Article: "Fixing linux" - opinions?

Noah Slater nslater at
Sat Dec 13 16:16:11 UTC 2008

On Sat, Dec 13, 2008 at 10:32:32AM -0500, simo wrote:
> On Sat, 2008-12-13 at 08:38 +0000, Noah Slater wrote:
> > On Sat, Dec 13, 2008 at 12:39:55AM +0000, Rui Miguel Silva Seabra wrote:
> > > Yes, you can modify the artwork.
> >
> > No, you cannot modify the artwork and redistribute.
> This is plainly false, as long as you don't use the trademarks you can.

False. You cannot modify the Firefox logo.

> > > What does that have to do with:
> > >  1. running the program for any purpose
> > >  2. being able to study and modify it
> > >  3. being able to distribute copies
> > >  4. being able to distribute modified copies?
> >
> > You can't distribute modified copies.
> False, all you need is to remove the trademarks, might not be fun, but
> it doesn't stop you to change the functionality of the program in a ny
> way you want.

False. You cannot modify the Firefox logo.

> > > All of those are allowed, so it is Free Software.
> >
> > Wrong. Why is Firefox not in Debian main? Because it is non-free.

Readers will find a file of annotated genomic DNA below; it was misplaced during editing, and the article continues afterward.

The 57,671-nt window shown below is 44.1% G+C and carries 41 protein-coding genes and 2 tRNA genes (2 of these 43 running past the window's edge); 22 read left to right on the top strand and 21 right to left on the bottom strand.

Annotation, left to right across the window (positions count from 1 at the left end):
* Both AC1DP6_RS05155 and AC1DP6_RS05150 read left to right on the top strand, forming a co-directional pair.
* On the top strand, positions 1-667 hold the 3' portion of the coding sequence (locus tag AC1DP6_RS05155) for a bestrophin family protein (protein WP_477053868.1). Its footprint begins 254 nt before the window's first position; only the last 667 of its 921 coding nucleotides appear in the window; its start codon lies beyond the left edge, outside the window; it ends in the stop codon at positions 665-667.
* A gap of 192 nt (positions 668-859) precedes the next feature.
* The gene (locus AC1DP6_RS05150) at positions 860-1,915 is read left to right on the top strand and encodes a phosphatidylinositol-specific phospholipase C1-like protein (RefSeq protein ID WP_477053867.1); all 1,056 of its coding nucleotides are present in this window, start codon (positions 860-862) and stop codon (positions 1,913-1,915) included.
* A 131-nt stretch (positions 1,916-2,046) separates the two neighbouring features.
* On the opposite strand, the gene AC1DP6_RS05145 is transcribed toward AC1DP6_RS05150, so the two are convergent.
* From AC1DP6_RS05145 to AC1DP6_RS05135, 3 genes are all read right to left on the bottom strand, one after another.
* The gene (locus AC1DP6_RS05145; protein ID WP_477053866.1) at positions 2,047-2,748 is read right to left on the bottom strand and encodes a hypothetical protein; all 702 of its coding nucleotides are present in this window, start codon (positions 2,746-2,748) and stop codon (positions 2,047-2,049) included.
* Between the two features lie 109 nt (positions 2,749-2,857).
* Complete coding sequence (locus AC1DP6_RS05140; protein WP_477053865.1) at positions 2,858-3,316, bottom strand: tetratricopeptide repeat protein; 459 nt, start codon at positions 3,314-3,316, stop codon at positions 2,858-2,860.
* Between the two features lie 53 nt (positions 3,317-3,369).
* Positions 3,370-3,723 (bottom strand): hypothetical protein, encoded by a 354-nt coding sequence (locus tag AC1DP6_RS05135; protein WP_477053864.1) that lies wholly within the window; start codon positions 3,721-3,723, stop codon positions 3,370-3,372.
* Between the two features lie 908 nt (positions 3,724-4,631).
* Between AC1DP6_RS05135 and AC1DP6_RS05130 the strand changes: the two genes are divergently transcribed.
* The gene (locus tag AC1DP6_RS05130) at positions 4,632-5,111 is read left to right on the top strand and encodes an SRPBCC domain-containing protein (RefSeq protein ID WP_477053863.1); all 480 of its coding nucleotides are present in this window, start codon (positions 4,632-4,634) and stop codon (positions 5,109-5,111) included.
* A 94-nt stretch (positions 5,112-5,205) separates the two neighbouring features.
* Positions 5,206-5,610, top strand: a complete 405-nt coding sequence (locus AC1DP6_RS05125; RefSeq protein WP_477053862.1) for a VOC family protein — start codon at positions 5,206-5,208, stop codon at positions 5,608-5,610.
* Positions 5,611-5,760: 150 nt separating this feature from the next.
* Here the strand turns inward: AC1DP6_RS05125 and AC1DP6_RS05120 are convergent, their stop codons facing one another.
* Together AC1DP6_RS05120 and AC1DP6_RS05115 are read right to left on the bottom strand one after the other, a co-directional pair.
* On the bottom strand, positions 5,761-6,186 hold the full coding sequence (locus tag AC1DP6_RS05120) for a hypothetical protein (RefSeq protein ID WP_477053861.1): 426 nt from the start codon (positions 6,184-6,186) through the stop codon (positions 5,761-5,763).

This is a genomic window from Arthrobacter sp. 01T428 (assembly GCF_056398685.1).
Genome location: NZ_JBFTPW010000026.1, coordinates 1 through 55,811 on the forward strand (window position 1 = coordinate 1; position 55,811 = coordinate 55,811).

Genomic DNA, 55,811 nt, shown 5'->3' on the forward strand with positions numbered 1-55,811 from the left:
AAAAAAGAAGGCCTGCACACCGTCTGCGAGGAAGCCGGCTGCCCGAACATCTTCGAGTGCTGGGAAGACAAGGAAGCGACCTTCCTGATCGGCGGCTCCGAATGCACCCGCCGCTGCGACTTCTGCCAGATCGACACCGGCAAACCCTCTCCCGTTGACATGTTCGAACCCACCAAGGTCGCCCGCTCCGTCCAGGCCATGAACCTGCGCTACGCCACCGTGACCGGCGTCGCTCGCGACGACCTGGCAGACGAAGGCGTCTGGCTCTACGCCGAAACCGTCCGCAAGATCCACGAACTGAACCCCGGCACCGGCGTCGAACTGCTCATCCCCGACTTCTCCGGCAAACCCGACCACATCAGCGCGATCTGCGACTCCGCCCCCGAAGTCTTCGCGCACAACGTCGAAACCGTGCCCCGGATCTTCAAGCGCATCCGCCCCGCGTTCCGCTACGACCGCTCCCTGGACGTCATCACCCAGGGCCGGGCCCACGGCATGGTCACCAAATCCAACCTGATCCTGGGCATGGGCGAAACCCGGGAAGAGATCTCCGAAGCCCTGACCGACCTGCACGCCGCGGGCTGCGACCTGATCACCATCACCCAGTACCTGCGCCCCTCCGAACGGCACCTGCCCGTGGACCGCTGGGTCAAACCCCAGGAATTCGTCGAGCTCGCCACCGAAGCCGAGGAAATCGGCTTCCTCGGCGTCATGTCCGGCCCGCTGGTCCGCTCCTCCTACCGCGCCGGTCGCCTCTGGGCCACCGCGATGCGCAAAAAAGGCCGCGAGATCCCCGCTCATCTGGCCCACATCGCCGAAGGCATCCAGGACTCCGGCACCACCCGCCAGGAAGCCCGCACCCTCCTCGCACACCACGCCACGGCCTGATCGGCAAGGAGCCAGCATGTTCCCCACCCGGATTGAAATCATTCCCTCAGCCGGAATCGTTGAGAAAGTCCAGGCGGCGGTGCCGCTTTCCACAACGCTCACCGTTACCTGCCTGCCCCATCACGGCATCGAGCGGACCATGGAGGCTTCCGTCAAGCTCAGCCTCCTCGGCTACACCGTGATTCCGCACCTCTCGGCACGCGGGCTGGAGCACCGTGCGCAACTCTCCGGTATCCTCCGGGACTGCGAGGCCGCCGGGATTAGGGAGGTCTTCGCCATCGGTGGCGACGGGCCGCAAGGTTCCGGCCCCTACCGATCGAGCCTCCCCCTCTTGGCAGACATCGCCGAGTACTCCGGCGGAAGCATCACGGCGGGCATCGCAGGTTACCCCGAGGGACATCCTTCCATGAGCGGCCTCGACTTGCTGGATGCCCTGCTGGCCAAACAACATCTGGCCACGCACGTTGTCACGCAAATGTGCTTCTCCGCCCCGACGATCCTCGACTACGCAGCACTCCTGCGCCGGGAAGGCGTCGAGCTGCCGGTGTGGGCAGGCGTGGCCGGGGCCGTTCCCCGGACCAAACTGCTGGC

> Debian has its own concept of Free or non-Free, they are free to have their
> own, but it is not universally accepted so please avoid judging free or
> non-free out of the scope of the Debian project with their metric and sell
> that as the Revealed Truth.

You're implying that your definition is more true.

> > > You just can't *call* it Firefox, but being able to call the program whatever
> > > you want is not one of the software freedoms.
> >
> > You have misunderstood the issue at hand.
> That's just your opinion, not all people agree with the Debian view, nor
> on Firefox, nor on the GFDL to name a few.

No, I am stating a fact.

The original message had misunderstood that you cannot modify the Firefox logo.

> Now consider that you cannot change any Free Software program name into
> Coca-Cola and redistribute it. Does it mean they are all non-Free because
> there is at least one modification you can't make ?

Of course not.

The ImageMagick cannot be modified, thus is non-free. Same thing.

> Or would you consider the Firefox code free if they distributed their source
> code normally under the name Foobar, and then used the Firefox brand only for
> their binary distribution ? Would it make any difference ? If so what would
> that be? And if not why not ?

Firefox is the name of the software when branded as Firefox.

When branded as Firefox, with the logo and the name, the software is non-free.

Noah Slater,

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